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This story is No. 2 in the series "Water". You may wish to read the series introduction and the preceeding stories first.

Summary: She remembered them, the others, often in her sleep. (2nd in Water.)

Categories Author Rating Chapters Words Recs Reviews Hits Published Updated Complete
Lord of the Rings > Buffy-CenteredThethuthinnangFR72224,6854819055,3667 Dec 0722 Mar 08No

Chapter Fourteen

Disclaimer: Buffy the Vampire Slayer and Lord of the Rings belong to their respective creators, Joss Whedon and J.R.R. Tolkien.

Author's Warning: major AU. Absolutely non-canon. Seriously, I am not kidding.

“Well, of course the very first thing I told them was that you were too young,” Bilbo told Buttercup. “They thought you were more like thirty or so, or at least in your twenties. I suppose it had slipped my mind to mention your age until then. I think I even forget myself sometimes, how young you really are.”

“Then it's nothing?” asked Buttercup, beginning to feel some relief. “They know I'm too young to marry? He won't ask again?”

“Er, well,” said Bilbo, and her heart sank again. “They did agree you were far too young to get married right off, but, well, Gimli's made it clear that he's not opposed to a long engagement, and neither is Gloin. It's dwarvish custom, you understand, these extended betrothals—gives a Dwarf an excuse to go off and do things for himself before he has to settle down. He'll still be a young Dwarf when you're of age, you know.”

“Uncle,” said Buttercup, and her voice was tremulous. “Uncle, you didn' didn't...”

“No, no, Buttercup,” Bilbo reassured her hastily. “Would I do something like that to you?”

Buttercup collapsed back in her chair, feeling her life beginning to charge off in a direction she wasn't ready for. Bilbo put his feet up on the footstool and for a while neither said anything.

“I hadn't thought something like this would come up,” Bilbo said at length, tapping his pipe thoughtfully, “for at least another ten years.”

“You're telling me,” muttered Buttercup despondently.

For another few moments, they simply thought, Buttercup staring into the fire and Bilbo blowing smoke rings.

“He isn't a bad lad,” said Bilbo carefully, “a lass could do worse. Much worse! He is a Dwarf; lots to be said for Dwarves, actually. And I don't think I'm being too forward when I say he's taken with you—I've never seen a Dwarf jump beard-first into a decision like that.”

“Uncle,” wailed Buttercup. “I'm eighteen.”

“Wouldn't know that by the way you go off on your own, sometimes,” smiled Bilbo.

Buttercup looked away, into the fire. She could feel Bilbo's eyes on her face.

“I have to say, Buttercup,” he said quietly, “I don't quite understand you. I think no one does. At first I thought you were only a child with a burden too heavy for even most grown hobbits, but you've shown me the error of that. Then I thought for a while that perhaps you were simply closer to Merimac in who you resembled than you were to Saradoc or either of your foster parents, but it's not that either, is it? It's something else about you, my girl, something strange that makes you different from any other hobbit who's ever lived. I hoped when you came to live here at Bag End that perhaps someday I might understand you, but something tells me that I never quite will.”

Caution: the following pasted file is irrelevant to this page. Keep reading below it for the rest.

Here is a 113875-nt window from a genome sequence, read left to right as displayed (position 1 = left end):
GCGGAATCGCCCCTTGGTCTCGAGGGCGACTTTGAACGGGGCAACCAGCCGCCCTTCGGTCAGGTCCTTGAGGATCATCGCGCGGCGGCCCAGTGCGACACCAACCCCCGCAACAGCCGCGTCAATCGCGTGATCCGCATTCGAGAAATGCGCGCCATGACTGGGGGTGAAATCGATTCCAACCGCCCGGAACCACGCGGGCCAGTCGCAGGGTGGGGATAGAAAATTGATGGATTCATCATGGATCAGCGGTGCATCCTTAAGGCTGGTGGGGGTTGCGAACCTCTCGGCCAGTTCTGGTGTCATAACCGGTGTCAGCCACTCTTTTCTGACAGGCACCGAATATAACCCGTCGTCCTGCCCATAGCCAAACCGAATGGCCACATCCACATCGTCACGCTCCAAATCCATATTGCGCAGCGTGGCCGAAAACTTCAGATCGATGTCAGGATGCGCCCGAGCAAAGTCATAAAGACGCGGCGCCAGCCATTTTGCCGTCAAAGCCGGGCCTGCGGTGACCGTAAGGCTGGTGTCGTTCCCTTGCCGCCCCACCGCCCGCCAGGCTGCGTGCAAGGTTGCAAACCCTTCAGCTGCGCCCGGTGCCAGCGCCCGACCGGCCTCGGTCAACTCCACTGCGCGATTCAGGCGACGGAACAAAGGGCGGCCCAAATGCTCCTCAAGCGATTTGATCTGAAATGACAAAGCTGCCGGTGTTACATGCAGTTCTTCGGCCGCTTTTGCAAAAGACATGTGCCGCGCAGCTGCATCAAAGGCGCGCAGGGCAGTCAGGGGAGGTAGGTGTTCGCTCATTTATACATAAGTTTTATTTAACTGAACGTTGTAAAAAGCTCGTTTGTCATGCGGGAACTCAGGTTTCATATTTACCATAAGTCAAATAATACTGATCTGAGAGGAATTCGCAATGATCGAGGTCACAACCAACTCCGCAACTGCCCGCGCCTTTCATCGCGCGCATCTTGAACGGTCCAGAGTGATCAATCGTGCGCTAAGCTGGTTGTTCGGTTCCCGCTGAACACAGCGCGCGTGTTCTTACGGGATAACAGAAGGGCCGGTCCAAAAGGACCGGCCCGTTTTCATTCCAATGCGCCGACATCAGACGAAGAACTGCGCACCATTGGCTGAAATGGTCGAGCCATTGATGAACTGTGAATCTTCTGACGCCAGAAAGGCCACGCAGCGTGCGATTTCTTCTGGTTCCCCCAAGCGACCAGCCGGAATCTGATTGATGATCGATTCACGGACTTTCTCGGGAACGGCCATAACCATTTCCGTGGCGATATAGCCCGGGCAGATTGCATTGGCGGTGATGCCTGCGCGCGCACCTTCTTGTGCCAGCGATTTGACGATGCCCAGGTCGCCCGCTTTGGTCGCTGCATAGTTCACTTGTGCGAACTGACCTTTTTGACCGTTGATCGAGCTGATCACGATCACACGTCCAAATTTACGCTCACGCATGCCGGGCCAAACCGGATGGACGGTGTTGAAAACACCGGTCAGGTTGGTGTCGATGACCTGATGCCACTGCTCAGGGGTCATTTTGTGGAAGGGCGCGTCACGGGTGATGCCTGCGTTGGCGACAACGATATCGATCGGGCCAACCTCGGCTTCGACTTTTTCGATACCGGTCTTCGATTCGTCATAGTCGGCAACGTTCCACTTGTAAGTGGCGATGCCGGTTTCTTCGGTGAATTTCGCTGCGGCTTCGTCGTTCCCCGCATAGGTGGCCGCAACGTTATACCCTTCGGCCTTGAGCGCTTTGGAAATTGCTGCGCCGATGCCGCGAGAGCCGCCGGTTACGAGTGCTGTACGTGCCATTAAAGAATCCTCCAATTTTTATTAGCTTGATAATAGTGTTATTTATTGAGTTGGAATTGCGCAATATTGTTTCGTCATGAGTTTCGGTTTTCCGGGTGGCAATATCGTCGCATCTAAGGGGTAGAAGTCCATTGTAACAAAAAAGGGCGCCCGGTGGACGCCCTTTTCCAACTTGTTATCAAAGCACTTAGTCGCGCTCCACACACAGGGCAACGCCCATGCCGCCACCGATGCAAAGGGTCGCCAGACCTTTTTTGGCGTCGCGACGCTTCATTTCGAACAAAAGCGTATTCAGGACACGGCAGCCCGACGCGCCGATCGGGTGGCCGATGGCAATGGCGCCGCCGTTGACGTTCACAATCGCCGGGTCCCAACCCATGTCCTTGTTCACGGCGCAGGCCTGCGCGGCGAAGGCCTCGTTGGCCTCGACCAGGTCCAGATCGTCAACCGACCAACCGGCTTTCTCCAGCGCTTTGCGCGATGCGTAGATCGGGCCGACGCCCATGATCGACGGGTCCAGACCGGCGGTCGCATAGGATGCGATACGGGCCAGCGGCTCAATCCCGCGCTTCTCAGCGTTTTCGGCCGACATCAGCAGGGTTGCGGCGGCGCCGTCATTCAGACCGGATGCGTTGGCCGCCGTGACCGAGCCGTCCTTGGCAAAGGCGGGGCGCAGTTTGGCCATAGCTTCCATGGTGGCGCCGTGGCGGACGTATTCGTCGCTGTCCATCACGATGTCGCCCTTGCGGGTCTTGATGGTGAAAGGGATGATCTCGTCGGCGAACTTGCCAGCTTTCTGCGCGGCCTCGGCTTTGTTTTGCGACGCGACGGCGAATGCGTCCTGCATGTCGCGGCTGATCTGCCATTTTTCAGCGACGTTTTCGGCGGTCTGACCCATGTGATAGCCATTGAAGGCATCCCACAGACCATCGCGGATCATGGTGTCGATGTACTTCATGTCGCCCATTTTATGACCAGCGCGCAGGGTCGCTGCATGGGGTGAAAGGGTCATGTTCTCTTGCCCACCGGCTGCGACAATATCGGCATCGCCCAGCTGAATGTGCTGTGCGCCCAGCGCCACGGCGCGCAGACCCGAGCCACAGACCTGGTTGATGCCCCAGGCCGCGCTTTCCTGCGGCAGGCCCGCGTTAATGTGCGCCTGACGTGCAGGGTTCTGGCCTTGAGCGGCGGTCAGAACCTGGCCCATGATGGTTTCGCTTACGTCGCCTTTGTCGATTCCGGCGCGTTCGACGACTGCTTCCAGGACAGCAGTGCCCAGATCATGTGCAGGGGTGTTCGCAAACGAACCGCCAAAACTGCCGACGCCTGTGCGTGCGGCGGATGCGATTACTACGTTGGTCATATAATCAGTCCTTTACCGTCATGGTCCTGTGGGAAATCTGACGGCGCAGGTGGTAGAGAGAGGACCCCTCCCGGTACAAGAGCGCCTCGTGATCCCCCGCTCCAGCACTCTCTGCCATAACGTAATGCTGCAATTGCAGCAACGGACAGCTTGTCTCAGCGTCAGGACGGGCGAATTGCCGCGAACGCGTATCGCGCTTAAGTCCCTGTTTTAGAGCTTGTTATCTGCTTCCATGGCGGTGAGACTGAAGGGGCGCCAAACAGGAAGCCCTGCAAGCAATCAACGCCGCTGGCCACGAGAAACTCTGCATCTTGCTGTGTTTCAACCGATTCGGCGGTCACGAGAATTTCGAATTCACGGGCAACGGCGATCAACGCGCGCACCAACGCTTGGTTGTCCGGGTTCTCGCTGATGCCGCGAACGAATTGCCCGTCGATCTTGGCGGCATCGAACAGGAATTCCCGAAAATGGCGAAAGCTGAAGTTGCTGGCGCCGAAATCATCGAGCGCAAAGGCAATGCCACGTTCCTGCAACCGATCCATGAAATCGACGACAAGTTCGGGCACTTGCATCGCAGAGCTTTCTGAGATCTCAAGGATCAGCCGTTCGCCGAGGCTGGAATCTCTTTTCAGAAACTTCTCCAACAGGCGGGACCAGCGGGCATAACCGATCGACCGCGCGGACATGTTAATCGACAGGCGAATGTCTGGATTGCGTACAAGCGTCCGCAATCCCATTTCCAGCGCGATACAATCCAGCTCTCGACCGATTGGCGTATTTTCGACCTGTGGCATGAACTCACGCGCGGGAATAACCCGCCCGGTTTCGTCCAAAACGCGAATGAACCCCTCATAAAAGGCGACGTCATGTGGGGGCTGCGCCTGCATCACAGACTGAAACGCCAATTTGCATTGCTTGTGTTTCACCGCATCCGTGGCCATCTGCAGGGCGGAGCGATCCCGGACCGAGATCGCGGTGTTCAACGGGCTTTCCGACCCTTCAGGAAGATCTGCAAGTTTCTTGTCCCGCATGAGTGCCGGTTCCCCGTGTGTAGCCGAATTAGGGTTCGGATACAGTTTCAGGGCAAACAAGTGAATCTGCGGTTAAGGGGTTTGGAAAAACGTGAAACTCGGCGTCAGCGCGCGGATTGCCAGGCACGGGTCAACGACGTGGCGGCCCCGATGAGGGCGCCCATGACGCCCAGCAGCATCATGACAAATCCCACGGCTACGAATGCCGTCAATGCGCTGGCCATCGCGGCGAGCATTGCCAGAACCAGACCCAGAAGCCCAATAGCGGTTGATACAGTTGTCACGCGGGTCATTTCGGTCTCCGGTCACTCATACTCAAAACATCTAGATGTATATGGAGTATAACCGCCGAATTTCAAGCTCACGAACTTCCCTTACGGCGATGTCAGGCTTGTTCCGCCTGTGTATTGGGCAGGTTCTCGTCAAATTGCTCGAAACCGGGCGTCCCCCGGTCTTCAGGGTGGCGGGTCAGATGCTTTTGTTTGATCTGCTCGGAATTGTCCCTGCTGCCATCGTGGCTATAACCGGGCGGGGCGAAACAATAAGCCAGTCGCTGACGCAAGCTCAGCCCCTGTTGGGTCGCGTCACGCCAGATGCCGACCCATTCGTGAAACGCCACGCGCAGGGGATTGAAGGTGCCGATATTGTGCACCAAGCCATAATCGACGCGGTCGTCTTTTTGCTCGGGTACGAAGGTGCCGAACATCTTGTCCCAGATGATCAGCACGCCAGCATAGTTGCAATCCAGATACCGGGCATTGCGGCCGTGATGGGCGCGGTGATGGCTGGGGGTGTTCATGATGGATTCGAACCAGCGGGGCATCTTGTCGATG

His voice had become soft. serious, the voice of one grown-up speaking to another. Buttercup heard in it a certain tone, a certain acceptance, as if he were speaking not to a girl, but a woman.

“You don't act your age,” he went on, “at least not most of the time. There'll be plenty who forget that you're not quite as old as you seem, and there'll be more, I imagine, who see that something in you that makes people want to know you. And there will be those men, too, Buttercup, who will look at you and see something else entirely. Now, I am not your father, and it really should be Menegilda or Rorimac who talks to you about this, but I do love you, as if you were my own daughter, and I want to protect you where I can. So for my sake, and for the sake of everyone who cares for you, be careful. Gimli is a fine lad, a Dwarf through and through, and he spoke his mind as he knew it and was straightforward with you, but there will be those who are not as honest or forthright or as honorable as he is. I don't know if anyone has ever told you this, Buttercup, but you are very beautiful, even to this old, hopeless bachelor, and there's less child in you than there is woman, even at eighteen. And there's something about your eyes, my girl, something that when you look at a man strips him bare to the bone and lays him out for all to see. Gloin did most of the talking, you know, as it isn't proper for a Dwarf to approach anyone about marriage himself, but one thing Gimli did say was that he had never seen anyone or anything lovelier than you, and that the look in your eyes was a truer grace to him than anything that had ever been brought up out of a mine or wrought at the hands of Dwarves or Men, and that is saying something for one of his race.”